Steph made many follow up skype calls, talking with R Consortium’s lead, John Mertic and Microsoft’s Terry Christiani, and many others over her intermittent bush internet. I remember the conversation with Terry being interrupted at least once. But another thing from that conversation was a warning from Terry that Microsoft is notoriously slow with getting funds transferred. True to this, we have only just received the $25k that was promised, lots of bureaucratic hiccups.
Steph recognises, and this comes across in her conversations with potential sponsors, the benefit that sponsors get from supporting an event like useR! 2018. Being able to convey this, and work with sponsors to get a solution that suits their needs too, like the bag deal with VergeLabs, the extra diversity scholarships from NAB.
It was our events temporary staff member, Jess Gully, who managed the tough work of getting contracts processed.
The sponsors made a big difference for this year’s conference particularly being financially viable, and we hope that they all feel they received the visibility and appreciation they hoped for.
The input survey also asked for suggestions for tutorial topics and potential presenters. This formed a basis for the invited tutorials. We then invited applications. A google form was designed for this, with the goal being to directly download the information into R to do the reviewing.
Earo Wang and Mitch O’Hara-Wild had a brainstorming session, about how nice it would be to have a shiny app to handle tutorial, scholarship and abstract reviewing. Mitch took up the challenge and produced cooee. The github site has three branches with variations on the app for the different purposes. Mitch has promised to write a blog post, or an R Journal article, about this app, and possibly make it available on CRAN.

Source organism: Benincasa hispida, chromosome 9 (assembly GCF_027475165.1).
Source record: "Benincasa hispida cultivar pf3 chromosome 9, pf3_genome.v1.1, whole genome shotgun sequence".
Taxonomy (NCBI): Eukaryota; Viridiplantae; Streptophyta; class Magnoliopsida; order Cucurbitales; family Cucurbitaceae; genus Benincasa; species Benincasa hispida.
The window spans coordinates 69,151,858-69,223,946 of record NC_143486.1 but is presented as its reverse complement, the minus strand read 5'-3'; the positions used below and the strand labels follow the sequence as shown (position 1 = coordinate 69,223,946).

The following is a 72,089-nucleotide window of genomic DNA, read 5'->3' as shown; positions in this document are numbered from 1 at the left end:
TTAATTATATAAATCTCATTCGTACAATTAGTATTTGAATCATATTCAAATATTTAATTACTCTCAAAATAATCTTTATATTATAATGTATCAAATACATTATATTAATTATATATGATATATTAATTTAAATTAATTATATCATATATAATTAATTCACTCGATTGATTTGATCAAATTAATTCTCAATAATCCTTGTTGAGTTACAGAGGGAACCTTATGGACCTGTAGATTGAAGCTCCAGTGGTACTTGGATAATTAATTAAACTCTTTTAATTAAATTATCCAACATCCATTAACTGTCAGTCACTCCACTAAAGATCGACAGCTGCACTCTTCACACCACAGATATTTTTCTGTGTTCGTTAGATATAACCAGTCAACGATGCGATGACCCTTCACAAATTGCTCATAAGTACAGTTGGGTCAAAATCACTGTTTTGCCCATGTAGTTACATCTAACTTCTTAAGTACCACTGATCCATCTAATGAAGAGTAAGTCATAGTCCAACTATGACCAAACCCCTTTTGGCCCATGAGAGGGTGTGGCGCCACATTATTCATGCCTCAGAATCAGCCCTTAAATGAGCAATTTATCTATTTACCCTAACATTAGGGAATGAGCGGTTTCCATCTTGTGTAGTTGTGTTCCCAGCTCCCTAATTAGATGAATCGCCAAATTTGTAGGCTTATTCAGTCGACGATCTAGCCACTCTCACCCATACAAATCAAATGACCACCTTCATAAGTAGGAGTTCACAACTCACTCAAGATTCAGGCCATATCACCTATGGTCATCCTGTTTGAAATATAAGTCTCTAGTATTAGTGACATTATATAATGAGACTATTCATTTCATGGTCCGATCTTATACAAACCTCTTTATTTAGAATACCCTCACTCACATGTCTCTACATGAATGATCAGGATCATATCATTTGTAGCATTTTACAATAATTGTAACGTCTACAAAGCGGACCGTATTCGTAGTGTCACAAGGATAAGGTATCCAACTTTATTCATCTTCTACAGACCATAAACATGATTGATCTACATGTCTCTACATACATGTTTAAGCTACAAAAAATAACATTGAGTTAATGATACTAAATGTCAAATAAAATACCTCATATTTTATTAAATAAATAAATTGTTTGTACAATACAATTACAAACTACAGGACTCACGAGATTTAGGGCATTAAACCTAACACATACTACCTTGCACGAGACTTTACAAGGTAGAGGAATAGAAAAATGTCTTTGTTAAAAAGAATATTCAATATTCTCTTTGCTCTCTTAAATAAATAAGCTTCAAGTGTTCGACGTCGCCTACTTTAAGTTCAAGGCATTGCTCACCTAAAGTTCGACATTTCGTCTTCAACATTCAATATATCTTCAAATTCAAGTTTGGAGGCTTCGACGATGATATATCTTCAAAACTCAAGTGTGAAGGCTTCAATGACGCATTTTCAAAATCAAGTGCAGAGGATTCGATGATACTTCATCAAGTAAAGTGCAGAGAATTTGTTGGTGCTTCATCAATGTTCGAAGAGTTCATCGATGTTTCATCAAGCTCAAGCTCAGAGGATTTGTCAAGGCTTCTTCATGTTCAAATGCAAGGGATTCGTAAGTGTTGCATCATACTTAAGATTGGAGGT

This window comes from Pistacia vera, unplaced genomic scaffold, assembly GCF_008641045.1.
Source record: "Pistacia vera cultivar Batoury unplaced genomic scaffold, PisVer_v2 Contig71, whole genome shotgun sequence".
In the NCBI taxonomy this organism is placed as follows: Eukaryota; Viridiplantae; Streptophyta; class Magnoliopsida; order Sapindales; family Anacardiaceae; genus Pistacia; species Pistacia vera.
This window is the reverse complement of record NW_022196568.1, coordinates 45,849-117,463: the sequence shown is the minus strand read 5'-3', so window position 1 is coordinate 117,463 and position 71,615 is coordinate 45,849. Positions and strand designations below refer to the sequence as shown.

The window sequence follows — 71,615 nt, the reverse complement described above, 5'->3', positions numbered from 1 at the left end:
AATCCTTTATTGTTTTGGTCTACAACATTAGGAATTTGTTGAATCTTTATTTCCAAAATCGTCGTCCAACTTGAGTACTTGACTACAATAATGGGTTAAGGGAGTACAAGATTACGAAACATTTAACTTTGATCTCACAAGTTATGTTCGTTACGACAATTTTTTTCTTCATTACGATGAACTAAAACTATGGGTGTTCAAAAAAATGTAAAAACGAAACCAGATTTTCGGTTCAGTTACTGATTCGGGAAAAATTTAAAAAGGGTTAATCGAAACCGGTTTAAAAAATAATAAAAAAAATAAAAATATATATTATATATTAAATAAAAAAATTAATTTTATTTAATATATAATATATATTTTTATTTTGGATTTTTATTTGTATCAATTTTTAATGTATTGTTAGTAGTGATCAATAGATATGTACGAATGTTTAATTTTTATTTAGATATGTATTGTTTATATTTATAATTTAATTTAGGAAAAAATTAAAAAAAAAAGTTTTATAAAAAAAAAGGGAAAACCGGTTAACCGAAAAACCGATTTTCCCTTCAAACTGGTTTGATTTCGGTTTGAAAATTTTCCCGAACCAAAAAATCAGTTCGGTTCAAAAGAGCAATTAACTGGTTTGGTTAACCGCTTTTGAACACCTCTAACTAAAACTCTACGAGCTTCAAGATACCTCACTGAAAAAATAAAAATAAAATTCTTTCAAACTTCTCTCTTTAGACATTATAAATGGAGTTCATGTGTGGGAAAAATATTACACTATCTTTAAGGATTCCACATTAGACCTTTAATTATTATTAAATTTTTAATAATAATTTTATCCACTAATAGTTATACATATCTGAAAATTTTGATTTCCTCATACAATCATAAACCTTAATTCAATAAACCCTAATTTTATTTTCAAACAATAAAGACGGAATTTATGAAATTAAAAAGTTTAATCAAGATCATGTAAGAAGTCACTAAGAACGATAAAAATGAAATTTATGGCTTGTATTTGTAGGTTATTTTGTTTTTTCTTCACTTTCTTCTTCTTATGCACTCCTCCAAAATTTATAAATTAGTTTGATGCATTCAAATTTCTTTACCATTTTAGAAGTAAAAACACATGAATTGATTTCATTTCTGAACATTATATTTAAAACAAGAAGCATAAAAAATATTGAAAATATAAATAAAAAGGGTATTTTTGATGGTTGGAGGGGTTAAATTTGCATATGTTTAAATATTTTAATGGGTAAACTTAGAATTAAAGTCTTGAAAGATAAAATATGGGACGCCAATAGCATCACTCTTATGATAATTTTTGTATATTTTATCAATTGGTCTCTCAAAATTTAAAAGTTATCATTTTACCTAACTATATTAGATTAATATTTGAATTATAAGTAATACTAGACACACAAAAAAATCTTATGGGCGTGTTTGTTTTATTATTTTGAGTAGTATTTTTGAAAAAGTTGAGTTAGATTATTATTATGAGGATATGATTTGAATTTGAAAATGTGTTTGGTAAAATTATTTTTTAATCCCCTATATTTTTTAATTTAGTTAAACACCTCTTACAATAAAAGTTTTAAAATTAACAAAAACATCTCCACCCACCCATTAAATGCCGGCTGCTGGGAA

We had 66 tutorial applications. This may have been because for the first time we offered some travel support for presenters, up to $3000 for international and $1500 for domestic. We asked for some demographic information from applicants. Again there were many more submitted by men. We wanted to have balance of gender, a broad selection of topics to cater to the diverse interests of the R community, quality material, with a hands-on focus so participants actively learned. There were 6 rooms guaranteed to be available (including the auditorium which was not ideal for a hands-on workshop) which allowed 18 tutorials. About 4-5 slots had already been taken for invited presenters – I don’t remember exactly the numbers because invited and accepted presenters were treated equally in the organisation and reimbursement – which meant that a lot of terrific proposals had to be turned down.
Just prior to the meeting we organised helpers for each of the tutorials. This is a good opportunity to learn on the go, particularly students. We had many on the programme committee that stepped into these roles, and where we needed more support, I leaned on our wonderful Monash PhD students to help.
A google form was constructed to collect information for awarding scholarships, details were hashed out between the scholarships team. We had budgeted $10k from the BCEC funding, and then funds from several sponsors supplemented this. The decision was made to spread the funds more widely than deeply, hoping that recipients might be able to find additional funds to help cover the rest. This amounted to $1000 for international and $500 for domestic travel, plus free registration. We had almost 100 applicants! There is clearly a need for funding travel scholarships.
We asked applicants:
- to tell us about themselves, particularly their R and open source or open data activities